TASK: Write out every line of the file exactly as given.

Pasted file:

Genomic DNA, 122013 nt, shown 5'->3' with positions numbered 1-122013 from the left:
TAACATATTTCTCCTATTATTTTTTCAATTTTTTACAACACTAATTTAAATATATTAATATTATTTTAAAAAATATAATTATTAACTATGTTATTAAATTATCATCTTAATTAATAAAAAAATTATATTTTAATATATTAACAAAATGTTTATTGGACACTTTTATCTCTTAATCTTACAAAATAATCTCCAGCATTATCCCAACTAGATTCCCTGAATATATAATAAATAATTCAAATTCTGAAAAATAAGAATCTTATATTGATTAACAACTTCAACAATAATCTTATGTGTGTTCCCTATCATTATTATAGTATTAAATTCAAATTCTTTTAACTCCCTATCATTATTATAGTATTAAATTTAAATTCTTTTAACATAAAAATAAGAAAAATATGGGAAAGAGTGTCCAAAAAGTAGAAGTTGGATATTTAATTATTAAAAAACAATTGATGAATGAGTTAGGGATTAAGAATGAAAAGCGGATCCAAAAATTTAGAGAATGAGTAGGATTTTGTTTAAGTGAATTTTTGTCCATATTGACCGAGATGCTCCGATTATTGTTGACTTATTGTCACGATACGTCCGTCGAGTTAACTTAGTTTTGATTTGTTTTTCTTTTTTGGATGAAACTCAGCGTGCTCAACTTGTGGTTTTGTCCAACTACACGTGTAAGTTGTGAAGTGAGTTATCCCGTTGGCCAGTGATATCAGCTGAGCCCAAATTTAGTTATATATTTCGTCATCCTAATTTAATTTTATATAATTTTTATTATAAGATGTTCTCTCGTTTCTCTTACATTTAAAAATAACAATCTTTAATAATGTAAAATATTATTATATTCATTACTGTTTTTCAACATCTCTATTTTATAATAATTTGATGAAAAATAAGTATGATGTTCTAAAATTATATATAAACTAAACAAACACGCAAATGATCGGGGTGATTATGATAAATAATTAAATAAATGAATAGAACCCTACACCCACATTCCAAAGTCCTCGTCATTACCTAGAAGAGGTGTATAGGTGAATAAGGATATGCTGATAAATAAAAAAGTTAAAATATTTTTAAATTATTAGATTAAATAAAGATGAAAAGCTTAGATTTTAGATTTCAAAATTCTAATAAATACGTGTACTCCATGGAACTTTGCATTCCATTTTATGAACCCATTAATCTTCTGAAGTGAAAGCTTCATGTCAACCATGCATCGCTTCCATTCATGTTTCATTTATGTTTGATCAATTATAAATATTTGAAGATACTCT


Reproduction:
Genomic DNA, 122013 nt, shown 5'->3' with positions numbered 1-122013 from the left:
TAACATATTTCTCCTATTATTTTTTCAATTTTTTACAACACTAATTTAAATATATTAATATTATTTTAAAAAATATAATTATTAACTATGTTATTAAATTATCATCTTAATTAATAAAAAAATTATATTTTAATATATTAACAAAATGTTTATTGGACACTTTTATCTCTTAATCTTACAAAATAATCTCCAGCATTATCCCAACTAGATTCCCTGAATATATAATAAATAATTCAAATTCTGAAAAATAAGAATCTTATATTGATTAACAACTTCAACAATAATCTTATGTGTGTTCCCTATCATTATTATAGTATTAAATTCAAATTCTTTTAACTCCCTATCATTATTATAGTATTAAATTTAAATTCTTTTAACATAAAAATAAGAAAAATATGGGAAAGAGTGTCCAAAAAGTAGAAGTTGGATATTTAATTATTAAAAAACAATTGATGAATGAGTTAGGGATTAAGAATGAAAAGCGGATCCAAAAATTTAGAGAATGAGTAGGATTTTGTTTAAGTGAATTTTTGTCCATATTGACCGAGATGCTCCGATTATTGTTGACTTATTGTCACGATACGTCCGTCGAGTTAACTTAGTTTTGATTTGTTTTTCTTTTTTGGATGAAACTCAGCGTGCTCAACTTGTGGTTTTGTCCAACTACACGTGTAAGTTGTGAAGTGAGTTATCCCGTTGGCCAGTGATATCAGCTGAGCCCAAATTTAGTTATATATTTCGTCATCCTAATTTAATTTTATATAATTTTTATTATAAGATGTTCTCTCGTTTCTCTTACATTTAAAAATAACAATCTTTAATAATGTAAAATATTATTATATTCATTACTGTTTTTCAACATCTCTATTTTATAATAATTTGATGAAAAATAAGTATGATGTTCTAAAATTATATATAAACTAAACAAACACGCAAATGATCGGGGTGATTATGATAAATAATTAAATAAATGAATAGAACCCTACACCCACATTCCAAAGTCCTCGTCATTACCTAGAAGAGGTGTATAGGTGAATAAGGATATGCTGATAAATAAAAAAGTTAAAATATTTTTAAATTATTAGATTAAATAAAGATGAAAAGCTTAGATTTTAGATTTCAAAATTCTAATAAATACGTGTACTCCATGGAACTTTGCATTCCATTTTATGAACCCATTAATCTTCTGAAGTGAAAGCTTCATGTCAACCATGCATCGCTTCCATTCATGTTTCATTTATGTTTGATCAATTATAAATATTTGAAGATACTCT